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Publication numberUS5113760 A
Publication typeGrant
Application numberUS 07/313,966
PCT numberPCT/JP1987/001001
Publication dateMay 19, 1992
Filing dateDec 21, 1987
Priority dateDec 21, 1987
Fee statusPaid
Also published asDE3886206D1, DE3886206T2, WO1989005732A1, WO1989005733A1
Publication number07313966, 313966, PCT/1987/1001, PCT/JP/1987/001001, PCT/JP/1987/01001, PCT/JP/87/001001, PCT/JP/87/01001, PCT/JP1987/001001, PCT/JP1987/01001, PCT/JP1987001001, PCT/JP198701001, PCT/JP87/001001, PCT/JP87/01001, PCT/JP87001001, PCT/JP8701001, US 5113760 A, US 5113760A, US-A-5113760, US5113760 A, US5113760A
InventorsSaburo Sonobe, Nobuyuki Ishibashi
Original AssigneeKinyosha Co., Ltd.
Export CitationBiBTeX, EndNote, RefMan
External Links: USPTO, USPTO Assignment, Espacenet
Ink roller for printing machine
US 5113760 A
Abstract
According to a printing machine ink roller and a method of the invention for manufacturing the same, a surface layer (18) consisting of a synthetic resin or a rubber-like material, which has ink absorbency and which allows surface polishing, is arranged on a surface of a mandrel, a large number of substantially spherical particles are mixed in the surface layer (18), and a large number of independent projections (16) are formed by partially exposing predetermined substantial particles in a surface region (17) of the surface layer (18). The ink roller can maintain a function of transferring a predetermined amount of ink for a long period of time so that the performance of a printing machine can thus be improved, and such a printing machine can be very easily manufactured and repaired.
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Claims(4)
We claim:
1. An ink metering roller for use in a printing machine comprising a mandrel, an exterior surface layer formed on said mandrel consisting of an ink absorbent matrix material of synthetic resin or rubber and having substantially spherical particles mixed therein, said particles arranged to form independent, partially exposed projections on a surface region of said surface layer, said particles selected from the group consisting of silica, alumina, aluminosilicano, ceramic, glass, stainless steel, epoxy resin, and phenolic resin spherical particles; wherein each of said substantially spherical particles has a grain size of from about 5 to 100 μm; and wherein said substantially spherical particles are embedded in said surface layer to a depth of at least 2.5 μm from said surface region.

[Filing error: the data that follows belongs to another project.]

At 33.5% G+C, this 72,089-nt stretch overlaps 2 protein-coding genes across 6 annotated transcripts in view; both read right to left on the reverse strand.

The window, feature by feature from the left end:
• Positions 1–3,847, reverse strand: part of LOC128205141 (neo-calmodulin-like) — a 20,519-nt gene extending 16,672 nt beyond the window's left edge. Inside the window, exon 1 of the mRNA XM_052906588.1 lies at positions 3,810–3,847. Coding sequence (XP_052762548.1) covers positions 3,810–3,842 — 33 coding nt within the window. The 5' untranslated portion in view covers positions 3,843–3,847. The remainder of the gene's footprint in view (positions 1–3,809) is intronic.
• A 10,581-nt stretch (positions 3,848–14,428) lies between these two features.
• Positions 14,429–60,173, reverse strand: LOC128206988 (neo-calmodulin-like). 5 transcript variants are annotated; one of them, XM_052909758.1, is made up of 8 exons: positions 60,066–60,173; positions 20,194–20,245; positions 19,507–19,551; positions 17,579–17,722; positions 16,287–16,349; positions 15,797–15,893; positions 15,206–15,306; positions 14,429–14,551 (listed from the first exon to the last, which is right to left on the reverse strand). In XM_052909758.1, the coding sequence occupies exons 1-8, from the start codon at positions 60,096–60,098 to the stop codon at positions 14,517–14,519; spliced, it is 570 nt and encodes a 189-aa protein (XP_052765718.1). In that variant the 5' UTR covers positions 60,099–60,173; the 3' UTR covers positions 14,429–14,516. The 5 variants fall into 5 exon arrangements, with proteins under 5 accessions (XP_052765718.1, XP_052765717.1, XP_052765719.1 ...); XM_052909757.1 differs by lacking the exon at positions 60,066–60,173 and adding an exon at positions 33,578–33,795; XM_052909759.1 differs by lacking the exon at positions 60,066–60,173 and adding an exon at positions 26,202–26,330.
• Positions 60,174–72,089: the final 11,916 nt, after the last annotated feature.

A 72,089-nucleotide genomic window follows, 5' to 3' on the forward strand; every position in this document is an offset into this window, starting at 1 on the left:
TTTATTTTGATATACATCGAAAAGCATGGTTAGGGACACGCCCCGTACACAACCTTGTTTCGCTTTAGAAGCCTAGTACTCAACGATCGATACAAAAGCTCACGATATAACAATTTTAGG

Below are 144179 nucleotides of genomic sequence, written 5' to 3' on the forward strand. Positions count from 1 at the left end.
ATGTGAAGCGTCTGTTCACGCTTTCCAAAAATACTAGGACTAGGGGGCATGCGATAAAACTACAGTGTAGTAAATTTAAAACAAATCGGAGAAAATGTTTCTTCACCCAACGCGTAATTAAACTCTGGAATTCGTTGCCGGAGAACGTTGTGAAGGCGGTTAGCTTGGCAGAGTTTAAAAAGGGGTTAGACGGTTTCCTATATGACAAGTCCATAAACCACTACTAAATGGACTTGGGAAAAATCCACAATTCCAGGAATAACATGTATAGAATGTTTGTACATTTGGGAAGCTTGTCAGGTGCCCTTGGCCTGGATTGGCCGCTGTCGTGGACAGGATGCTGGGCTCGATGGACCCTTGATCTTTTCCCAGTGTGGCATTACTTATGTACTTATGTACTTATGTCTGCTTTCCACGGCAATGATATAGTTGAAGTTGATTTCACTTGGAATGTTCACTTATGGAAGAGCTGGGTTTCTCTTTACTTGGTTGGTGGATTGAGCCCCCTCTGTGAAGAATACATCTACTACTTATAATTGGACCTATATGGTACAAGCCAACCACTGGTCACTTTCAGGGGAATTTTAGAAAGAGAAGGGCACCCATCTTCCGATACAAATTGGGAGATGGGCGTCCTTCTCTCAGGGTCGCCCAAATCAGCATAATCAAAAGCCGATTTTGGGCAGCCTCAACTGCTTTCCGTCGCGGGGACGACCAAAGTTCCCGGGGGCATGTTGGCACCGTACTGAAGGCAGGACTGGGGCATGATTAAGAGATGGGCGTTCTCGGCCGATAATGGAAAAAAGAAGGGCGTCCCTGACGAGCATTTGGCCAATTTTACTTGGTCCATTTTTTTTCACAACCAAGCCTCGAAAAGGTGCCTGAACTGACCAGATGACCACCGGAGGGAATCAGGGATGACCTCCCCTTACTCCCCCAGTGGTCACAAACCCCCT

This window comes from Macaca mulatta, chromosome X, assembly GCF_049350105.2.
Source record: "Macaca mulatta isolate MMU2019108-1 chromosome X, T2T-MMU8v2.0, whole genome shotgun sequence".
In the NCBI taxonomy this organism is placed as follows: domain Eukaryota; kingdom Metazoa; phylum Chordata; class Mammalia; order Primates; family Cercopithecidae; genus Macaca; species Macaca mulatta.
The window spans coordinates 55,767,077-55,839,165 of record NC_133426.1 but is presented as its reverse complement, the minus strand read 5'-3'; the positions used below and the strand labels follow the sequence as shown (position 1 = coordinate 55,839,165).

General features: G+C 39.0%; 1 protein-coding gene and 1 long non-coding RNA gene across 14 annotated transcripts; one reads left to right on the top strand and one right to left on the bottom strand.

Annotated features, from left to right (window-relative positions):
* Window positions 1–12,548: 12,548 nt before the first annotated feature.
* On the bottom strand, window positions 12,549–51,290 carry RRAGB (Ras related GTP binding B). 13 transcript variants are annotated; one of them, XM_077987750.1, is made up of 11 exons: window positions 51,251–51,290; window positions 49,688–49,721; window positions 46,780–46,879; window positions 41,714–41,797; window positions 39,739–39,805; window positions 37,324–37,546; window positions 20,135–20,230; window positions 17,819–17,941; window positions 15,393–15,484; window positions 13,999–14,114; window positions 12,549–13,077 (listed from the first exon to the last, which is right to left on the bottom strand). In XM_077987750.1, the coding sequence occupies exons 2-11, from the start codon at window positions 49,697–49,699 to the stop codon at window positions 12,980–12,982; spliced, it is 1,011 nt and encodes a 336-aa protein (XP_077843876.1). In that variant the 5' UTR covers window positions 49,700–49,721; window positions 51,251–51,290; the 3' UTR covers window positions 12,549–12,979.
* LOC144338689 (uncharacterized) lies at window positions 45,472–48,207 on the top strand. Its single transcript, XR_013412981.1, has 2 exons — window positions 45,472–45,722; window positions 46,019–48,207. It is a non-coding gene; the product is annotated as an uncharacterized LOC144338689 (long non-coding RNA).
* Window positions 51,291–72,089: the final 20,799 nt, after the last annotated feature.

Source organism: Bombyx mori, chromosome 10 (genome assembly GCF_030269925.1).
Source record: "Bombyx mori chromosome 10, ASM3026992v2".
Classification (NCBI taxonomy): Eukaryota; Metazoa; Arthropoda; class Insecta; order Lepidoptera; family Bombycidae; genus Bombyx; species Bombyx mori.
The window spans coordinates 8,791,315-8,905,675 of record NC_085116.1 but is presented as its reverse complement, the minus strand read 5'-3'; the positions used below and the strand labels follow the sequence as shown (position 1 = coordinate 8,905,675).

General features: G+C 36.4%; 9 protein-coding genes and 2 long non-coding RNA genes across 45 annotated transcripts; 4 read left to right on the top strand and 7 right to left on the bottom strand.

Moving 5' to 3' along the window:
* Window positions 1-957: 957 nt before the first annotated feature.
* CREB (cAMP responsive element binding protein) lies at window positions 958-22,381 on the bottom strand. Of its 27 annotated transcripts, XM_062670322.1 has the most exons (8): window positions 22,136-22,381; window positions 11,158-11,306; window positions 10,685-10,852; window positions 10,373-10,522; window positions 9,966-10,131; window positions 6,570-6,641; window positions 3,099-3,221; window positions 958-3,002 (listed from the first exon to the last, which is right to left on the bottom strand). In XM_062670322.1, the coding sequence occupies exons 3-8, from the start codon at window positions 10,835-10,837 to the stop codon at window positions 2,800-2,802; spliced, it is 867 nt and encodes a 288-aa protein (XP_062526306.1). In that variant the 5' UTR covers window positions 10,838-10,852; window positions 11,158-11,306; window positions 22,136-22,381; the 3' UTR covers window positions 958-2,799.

2. An ink metering roller according to claim 1 wherein said substantially spherical particles have a hardness greater than said matrix material, so that said matrix material can be ground from said substantially spherical particles to thereby form said independent, partially exposed projections.
3. An ink metering roller according to claim 2 wherein said substantially spherical particles comprise 10 to 400 parts by weight to 100 parts by weight of said matrix material.
4. An ink metering roller according to claim 3 having a surface roughness (Rz) of from about 5 to 17 μm and a Shore D hardness of from about 80 to 87.
Description
TECHNICAL FIELD

The present invention relates to an ink roller for a printing machine, which is used as an ink metering roller in an inking unit of a printing machine such as a flexographic printing machine, an offset printing machine, and a relief printing machine, and a method of manufacturing the same.

BACKGROUND ART

A roller called an anilox roller is used as an ink metering roller in an inking unit. The anilox roller has a function of supplying and metering ink. The function is realized by a plurality of independent recesses (cells) 1a and 2a formed by a laser or mechanical processing on outer surfaces 1 and 2 of the roller composed of a metal or ceramic, as shown in FIGS. 1 and 2.